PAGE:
THE OPEN PAYMENTS PROGRAM: WHAT IT IS AND WHY IT MATTERS
Open Payments is a national disclosure program within the Centers for Medicare & Medicaid Services (CMS) that provides visibility into financial relationships between drug and medical device companies and physicians, physician assistants, advanced practice nurses, and teaching hospitals.
Each year, pharmaceutical and medical device companies must report to CMS the payments and other transfers of value for research, meals, travel, gifts, speaking fees, and more they made to physicians, physicians assistants, and advanced practice nurses (known as covered recipients).
CMS makes this data available to the public at OpenPaymentsData.CMS.gov, where anyone can search for health care providers and see the payments they received, when they received them, and the companies that made the payments. Prior to the data publication, covered recipients are offered an opportunity to review, affirm, and, if necessary, dispute data attributed to them that they believe is inaccurate or incomplete in any way. The review and dispute process is voluntary, but strongly encouraged as this helps ensure the accuracy of the data.
Prior to 2021, covered recipients under Open Payments included only physicians and teaching hospitals. Starting in 2021, the program expanded to also include nurse practitioners, physician assistants, clinical nurse specialists, certified registered nurse anesthetists, anesthesiologist assistants, and certified nurse- midwives.
Open Payments covered recipients can sign up for updates at Open Payments Contact Us Page..
Additional information is also available at https://www.cms.gov/OpenPayments
These materials have been created by CMS for your organization to share information regarding Open Payments.
Use this image on your website or to illustrate a newsletter or magazine article.
Use this image in your social media posts about Open Payments.
Open Payments – New Feature Video
NEW FEATURE VIDEO
Fast Facts About Open Payments
- Open Payments has reported $59.52 billion in payments and 78.52 million total records from more than 2,000 companies.
- As of June 2021, these payments are attributed to 1.08 million physicians and 1,300 teaching hospitals. Newly covered recipients will appear for the first time in the data in the June 2022 publication.
- Open Payments data has been used in hundreds of industry articles, yet many health care providers remain unfamiliar with the program.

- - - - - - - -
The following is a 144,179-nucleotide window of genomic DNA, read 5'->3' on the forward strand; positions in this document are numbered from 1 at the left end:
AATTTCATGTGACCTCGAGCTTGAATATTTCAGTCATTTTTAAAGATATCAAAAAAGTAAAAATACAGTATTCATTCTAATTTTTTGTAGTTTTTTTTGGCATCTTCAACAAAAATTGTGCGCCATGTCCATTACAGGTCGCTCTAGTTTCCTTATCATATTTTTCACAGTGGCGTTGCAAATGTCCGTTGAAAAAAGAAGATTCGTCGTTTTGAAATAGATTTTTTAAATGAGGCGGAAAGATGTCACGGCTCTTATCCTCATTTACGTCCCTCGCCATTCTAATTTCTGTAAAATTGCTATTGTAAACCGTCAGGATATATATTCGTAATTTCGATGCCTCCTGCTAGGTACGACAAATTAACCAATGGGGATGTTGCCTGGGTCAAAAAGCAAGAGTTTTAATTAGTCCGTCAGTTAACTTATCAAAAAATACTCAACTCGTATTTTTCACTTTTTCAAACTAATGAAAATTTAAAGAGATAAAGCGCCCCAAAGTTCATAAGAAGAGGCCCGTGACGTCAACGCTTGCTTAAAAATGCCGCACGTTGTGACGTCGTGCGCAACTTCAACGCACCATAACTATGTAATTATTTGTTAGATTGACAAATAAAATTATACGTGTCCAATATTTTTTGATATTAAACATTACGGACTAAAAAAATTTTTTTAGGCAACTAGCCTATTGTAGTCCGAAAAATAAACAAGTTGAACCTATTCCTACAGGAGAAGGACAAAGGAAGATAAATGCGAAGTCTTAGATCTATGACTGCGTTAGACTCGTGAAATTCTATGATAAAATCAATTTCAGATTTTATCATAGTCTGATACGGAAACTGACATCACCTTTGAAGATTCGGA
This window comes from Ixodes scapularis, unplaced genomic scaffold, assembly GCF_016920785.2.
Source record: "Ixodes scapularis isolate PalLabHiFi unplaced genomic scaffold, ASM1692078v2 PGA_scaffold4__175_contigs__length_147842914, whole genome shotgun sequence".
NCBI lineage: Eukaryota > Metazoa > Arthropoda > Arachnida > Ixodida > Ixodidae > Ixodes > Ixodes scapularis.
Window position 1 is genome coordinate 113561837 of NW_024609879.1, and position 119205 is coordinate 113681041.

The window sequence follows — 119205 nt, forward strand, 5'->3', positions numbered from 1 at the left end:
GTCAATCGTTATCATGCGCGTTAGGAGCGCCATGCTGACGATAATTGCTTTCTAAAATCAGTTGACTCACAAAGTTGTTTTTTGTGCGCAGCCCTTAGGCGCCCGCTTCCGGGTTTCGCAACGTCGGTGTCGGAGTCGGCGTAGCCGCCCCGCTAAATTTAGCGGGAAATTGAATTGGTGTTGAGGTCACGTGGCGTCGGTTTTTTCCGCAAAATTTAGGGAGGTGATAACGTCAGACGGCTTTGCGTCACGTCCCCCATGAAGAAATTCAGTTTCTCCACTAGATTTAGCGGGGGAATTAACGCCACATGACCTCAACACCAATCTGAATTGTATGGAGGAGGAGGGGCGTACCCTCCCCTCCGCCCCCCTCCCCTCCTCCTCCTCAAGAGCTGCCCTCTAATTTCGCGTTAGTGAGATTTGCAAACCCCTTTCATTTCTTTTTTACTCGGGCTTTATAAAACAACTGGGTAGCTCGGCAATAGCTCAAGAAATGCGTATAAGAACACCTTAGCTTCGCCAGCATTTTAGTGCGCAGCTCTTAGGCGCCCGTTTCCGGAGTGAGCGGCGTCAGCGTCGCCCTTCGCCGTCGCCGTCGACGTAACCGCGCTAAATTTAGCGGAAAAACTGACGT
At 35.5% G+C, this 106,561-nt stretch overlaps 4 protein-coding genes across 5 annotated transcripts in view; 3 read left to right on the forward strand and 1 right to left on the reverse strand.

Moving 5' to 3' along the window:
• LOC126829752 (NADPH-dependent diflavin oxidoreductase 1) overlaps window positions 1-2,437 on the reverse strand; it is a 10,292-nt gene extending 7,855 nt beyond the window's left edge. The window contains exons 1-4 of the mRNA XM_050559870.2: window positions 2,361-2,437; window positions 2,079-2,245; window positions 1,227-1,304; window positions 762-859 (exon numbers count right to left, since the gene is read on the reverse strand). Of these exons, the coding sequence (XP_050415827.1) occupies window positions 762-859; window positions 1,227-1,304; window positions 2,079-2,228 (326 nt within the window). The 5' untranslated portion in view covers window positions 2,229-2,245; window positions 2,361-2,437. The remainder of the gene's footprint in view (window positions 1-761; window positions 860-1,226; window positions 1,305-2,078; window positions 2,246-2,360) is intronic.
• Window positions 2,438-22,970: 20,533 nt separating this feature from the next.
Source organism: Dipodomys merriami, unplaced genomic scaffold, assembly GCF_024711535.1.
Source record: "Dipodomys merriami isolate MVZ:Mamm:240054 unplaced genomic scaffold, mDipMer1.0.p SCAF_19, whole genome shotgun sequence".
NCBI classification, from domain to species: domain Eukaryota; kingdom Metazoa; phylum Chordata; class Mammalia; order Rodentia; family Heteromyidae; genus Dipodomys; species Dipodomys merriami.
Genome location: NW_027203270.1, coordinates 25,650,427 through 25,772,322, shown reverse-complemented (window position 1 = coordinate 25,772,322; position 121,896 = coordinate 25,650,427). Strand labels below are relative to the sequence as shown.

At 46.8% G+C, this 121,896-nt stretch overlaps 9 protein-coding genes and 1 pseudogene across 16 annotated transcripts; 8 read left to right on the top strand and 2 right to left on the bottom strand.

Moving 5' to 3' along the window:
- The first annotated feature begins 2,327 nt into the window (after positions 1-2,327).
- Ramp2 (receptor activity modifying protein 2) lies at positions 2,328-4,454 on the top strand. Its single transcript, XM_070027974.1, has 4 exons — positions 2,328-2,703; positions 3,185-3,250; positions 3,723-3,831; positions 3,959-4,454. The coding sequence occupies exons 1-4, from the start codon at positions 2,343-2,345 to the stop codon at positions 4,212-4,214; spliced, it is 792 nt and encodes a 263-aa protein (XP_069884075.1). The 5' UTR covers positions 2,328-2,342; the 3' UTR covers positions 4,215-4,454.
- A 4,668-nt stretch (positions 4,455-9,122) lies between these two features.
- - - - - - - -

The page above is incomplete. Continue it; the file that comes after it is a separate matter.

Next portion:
How the Program Works
The program collects and makes publicly available data reported by drug and medical device companies to shed light on payments and other transfers of value that take place between the industry and health care providers each year. This includes general payments such as:
- Consulting and speaking fees
- Honoraria, gifts, and royalties
- Grants and charitable contributions
- Entertainment, travel, lodging, food, and beverage
- Medical education programs
- Space rental or facility fees
- Debt forgiveness
- Long-term medical supply or device loans
- Research payments
- Ownership and Investment Interests*
Applicable research payments and ownership or investment interests must also be reported.
Expansion of the Open Payments Program
As required by the SUPPORT Act (P.L. 115-271), in 2021 the Open Payments program expanded to encompass payments made to advanced practice nurses and physician assistants.
Open Payments registration for the newly added covered providers began in early 2022. Advanced practice nurses and physician assistants are now able to review and affirm or dispute financial information reported about them before it is published. The reported data will be released to the public by CMS in June 2022.
Why Participation Matters
CMS has indexed Open Payments data so that it is easy for patients and others to conduct targeted searches by individual provider, teaching hospital, or company, as well as by medical specialty, and other parameters.
Registration in the system and review of data by providers are voluntary activities, but are highly encouraged to help ensure that the database remains an accurate and useful tool.
CMS does not mediate or facilitate disputes; reporting entities and covered recipients should work together to reach dispute resolutions. CMS collects and publishes payment data for public use and interpretation. CMS does not identify which financial relationships are beneficial and which may cause conflicts of interests.
Information provided by the U.S. Department of Health & Human Services.
All materials on this site have been paid for and developed by the U.S. Department of Health & Human Services and are for use relating to Open Payments. They are provided for free.